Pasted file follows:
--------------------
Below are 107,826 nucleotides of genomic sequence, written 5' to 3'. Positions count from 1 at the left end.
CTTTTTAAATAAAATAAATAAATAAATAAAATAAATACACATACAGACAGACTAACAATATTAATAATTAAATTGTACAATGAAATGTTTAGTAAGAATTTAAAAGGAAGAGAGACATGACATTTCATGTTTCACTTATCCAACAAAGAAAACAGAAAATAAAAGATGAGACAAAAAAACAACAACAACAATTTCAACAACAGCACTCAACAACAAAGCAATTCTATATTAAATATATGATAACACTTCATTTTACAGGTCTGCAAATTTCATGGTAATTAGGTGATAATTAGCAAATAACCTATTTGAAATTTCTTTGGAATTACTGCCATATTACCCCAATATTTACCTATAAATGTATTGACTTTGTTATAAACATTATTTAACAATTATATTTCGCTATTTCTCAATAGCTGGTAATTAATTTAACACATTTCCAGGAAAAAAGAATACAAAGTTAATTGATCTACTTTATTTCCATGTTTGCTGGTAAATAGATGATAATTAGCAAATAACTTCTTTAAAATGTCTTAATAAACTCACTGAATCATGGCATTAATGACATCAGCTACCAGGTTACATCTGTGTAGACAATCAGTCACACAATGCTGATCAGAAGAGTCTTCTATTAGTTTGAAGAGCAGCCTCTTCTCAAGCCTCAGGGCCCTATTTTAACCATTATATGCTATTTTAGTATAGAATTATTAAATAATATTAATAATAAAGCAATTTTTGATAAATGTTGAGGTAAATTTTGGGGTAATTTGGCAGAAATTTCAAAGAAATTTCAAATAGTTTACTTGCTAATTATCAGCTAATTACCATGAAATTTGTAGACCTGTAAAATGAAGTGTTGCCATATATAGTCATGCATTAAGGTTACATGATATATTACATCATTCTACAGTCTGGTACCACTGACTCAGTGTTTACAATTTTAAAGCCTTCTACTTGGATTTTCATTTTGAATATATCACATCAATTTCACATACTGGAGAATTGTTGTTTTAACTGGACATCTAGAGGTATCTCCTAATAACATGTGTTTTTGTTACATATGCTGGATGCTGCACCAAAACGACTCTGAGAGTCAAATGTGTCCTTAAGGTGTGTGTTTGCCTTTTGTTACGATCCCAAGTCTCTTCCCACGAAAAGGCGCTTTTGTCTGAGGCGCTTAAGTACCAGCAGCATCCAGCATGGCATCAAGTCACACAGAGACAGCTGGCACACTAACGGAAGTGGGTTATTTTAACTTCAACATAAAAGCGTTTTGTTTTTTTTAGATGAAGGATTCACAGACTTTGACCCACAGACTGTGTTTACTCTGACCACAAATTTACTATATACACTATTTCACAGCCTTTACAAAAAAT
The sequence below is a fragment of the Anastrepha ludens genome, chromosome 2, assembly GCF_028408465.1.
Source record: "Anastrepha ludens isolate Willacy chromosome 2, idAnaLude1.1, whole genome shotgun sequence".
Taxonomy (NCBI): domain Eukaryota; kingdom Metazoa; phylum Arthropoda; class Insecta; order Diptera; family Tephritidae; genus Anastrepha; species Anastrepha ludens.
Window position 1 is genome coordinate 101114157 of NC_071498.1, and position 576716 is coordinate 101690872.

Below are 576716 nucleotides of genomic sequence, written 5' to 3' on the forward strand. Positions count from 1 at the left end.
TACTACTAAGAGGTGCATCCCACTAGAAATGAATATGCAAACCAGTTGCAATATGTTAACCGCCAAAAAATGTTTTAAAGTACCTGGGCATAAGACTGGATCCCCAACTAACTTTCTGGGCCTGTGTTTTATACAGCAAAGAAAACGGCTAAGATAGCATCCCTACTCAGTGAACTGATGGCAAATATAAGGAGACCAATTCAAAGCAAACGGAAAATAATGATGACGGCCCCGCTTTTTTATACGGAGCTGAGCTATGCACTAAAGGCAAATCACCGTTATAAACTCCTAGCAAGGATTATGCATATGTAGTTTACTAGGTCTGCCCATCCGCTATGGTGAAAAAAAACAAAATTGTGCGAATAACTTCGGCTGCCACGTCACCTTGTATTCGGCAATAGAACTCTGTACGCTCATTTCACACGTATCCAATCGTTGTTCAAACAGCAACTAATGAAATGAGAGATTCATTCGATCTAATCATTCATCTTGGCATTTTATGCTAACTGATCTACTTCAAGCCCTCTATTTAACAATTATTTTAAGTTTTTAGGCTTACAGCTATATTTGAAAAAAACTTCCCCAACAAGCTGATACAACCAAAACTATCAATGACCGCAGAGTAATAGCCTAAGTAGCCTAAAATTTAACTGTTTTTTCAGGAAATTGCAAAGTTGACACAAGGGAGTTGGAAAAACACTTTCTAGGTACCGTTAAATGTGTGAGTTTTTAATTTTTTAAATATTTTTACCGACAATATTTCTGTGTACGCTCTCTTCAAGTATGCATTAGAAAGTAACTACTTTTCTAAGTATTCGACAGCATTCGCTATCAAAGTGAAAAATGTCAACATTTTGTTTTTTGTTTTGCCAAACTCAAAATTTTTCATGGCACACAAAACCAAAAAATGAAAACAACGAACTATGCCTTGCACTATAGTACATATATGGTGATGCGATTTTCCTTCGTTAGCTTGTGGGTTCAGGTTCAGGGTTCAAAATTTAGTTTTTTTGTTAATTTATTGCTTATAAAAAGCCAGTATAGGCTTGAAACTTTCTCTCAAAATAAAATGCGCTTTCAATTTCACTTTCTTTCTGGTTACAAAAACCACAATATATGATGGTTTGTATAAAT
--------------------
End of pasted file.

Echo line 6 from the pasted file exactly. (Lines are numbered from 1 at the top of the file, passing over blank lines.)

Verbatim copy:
Window position 1 is genome coordinate 101114157 of NC_071498.1, and position 576716 is coordinate 101690872.